So will this turn out to be another financial obstacle for the Gen Y/Millennials that threatens the future they seek? Or is it an opportunity for the generations living in densely populated areas with so many opportunities to work together on urban issues and create more manageable lives with less commuting and the need to own cars and possessions that are readily available to the public in these areas?

As not only a congenital optimist but also a former urban planner, I am hoping for the latter. Please comment with your thoughts.

Phyllis Weiss Haserot   www.pdcounsel.com


Whatever generation you belong to, whatever stage of your business as a trusted advisor, you are more likely to encounter inter-generational challenges than ever in the past. That’s because external forces and formative influences have resulted in greater differences in how the generations view money, lifestyle, investing, philanthropy and relationships.

Money may not be the root of all evil, but it often leads to the primal “fight or flight” response.

Talks about money are often the hardest discussions among work colleagues, family members, friends and even in instances of our own self-talk. It’s an emotional thing tied up with perceptions of our self-worth or somebody else’s. For some people money is more important as a scorecard than the actual value of what they can do with the money. In families it’s tied to how much one is loved compared with others 

So it’s easy to see why money talks are avoided, even before taking such huge steps as marriage, living together and having children. Yet it’s been documented that relationships turn out happier when money conversations do take place before major decisions.

As I work with financial services professionals, I witness the tensions that can occur over money. Advisors often find it difficult to get their clients to talk with family members or business associates about money in order to do estate planning and decide how they would like to donate money philanthropically. And advisor teams may have their own money conflicts when they neglect to discuss in advance their attitudes, expectations, transitioning and exit strategies.

 So, yes, money discussions can be volatile, but it’s worse to avoid them. Instead:

 *    Establish a shared language about money.

 *    Identify and avoid “trigger words.”

 *    Understand what key words connote for each party.

 *    Identify and be aware of your own “trigger words.”

This last point may be the most important for anyone trying to facilitate the discussion, whether among clients or family.

 Phyllia Weiss Haserot    www.pdcounsel.com

Financial Planning: MultiGenerational Living Is Working

Gen Y/Millennials are contributing at home as they save, not simply living on parental support. A Pew Research Center survey of over 2,000 adults in the U.S. in early 2012 yielded these statistics:

  • Over 20% of 25-34 year olds live in multigenerational households, nearly double the percentage in 1980 (the more independent Boomer and Gen X generations).
  • 24% of young adults 18-24moved back in with their parents in the last few years owing to economic conditions.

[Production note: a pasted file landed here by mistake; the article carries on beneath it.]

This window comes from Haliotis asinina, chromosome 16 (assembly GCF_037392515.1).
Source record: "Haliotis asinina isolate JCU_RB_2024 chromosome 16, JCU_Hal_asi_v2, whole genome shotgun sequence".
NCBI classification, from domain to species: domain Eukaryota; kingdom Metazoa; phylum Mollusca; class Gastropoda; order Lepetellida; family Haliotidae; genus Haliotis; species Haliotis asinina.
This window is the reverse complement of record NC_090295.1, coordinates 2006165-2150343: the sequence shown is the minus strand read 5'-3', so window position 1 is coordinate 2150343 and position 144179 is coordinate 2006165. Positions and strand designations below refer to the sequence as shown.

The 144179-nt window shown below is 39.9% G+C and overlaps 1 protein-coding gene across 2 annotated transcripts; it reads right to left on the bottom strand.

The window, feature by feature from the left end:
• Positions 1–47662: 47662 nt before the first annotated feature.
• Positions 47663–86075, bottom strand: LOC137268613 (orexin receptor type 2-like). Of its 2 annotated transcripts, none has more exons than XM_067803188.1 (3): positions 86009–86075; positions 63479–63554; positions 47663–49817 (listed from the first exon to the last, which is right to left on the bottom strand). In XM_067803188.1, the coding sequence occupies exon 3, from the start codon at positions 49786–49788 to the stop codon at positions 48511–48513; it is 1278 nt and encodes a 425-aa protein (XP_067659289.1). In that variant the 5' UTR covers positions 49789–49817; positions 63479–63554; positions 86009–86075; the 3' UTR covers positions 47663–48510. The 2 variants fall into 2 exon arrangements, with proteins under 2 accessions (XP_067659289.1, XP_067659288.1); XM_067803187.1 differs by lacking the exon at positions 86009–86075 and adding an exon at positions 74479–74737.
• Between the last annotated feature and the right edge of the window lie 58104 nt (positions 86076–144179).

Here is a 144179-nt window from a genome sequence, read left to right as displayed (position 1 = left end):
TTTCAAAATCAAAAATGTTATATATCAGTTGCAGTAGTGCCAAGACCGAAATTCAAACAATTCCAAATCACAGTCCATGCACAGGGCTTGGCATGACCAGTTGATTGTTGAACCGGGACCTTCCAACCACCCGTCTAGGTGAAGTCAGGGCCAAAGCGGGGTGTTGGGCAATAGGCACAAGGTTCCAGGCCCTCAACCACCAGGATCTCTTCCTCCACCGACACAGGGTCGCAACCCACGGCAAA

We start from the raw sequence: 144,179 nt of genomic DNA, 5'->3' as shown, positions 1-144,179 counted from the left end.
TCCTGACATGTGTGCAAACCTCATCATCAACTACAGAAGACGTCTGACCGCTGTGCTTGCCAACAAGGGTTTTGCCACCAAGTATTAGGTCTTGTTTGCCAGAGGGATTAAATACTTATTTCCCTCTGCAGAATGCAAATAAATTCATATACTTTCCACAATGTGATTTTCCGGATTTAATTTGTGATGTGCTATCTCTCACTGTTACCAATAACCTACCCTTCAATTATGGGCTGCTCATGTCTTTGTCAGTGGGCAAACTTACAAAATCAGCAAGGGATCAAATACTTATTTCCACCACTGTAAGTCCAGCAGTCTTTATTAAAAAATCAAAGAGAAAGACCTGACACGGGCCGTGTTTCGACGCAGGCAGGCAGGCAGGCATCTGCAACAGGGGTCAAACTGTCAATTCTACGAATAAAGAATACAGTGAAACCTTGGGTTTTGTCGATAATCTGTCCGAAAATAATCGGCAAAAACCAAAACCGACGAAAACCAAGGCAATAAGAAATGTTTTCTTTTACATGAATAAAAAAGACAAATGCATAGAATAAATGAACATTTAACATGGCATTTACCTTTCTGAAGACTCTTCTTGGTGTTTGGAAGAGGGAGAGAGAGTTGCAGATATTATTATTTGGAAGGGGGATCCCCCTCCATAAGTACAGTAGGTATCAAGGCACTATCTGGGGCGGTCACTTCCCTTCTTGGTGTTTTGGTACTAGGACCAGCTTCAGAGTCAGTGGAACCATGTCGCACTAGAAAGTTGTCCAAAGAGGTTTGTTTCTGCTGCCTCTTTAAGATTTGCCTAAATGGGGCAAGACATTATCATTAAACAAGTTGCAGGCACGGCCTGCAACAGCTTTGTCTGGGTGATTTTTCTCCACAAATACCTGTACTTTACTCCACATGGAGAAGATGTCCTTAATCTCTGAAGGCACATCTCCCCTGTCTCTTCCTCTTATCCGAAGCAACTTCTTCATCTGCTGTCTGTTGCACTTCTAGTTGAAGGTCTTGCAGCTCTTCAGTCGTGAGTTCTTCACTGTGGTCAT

• Even more, 41% of adults 25-29, live with or moved back in with their parents.
  • Of adults 30-34, 17% did the same.

And both parents and children report they are positive, neutral or satisfied with the arrangement.

It’s not totally a parental handout.  Survey findings indicated that 75% of the young adult children contribute to household expenses, e.g., groceries and utility bills, and 35% say they pay rent.  96% say they do chores around the house. The report didn’t specify how long the arrangements have continued and whether there will be a tipping point at which either side or both will no longer feel positive about the arrangements.

Financial planners advise that a plan be developed and agreed to by both parents and live-in young adults, including charging rent, so expectations are clear and there be an exit strategy and parents don’t jeopardize their retirement savings.

This experience is probably working because Gen Y/Millennials and their parents, to generalize, have closer relationships than any parent-child relationship in history.  That is a positive thing for the most part, but when possible, adult children should build independent and self-sufficient lives.

How long do you think the current trend will last? How does this impact work attitudes positively or negatively?







Not only is the amount of student debt staggering, but also it continues to grow significantly. Increasing 5% from 2009, students graduating in 2010 had an average of $25,250 in student loan debt, as has been reported widely.

As stated in the Y Pulse newsletter  (11/14/11), “Students have been raised to believe that having a college degree improves their chances of getting a job, but graduating in a poor economy, a degree doesn’t guarantee employment. They’re facing a catch-22. What’s more, when they have a hard time finding work, some are going back to graduate school, hoping that biding their time and improving their knowledge will result in a job. But meanwhile, they’re racking up more debt in school. In many cases, they’ll enter the ‘real world’ buried in debt. During the years they would normally be setting up their households right after graduation, they’ll instead be living at home trying to save money, shifting the typical consumer cycle by several years….”

Economists have been weighing in on how this affects the broader economy. And it brings many questions to my mind.

  • Of course, there are some young graduates whose parents were able to pay the education bill and are not weighed down by debt. How are they affected by the debt albatross hanging on their classmates?
  • How do you think the economics of firms would change if education debt/student debt were not a serious problem?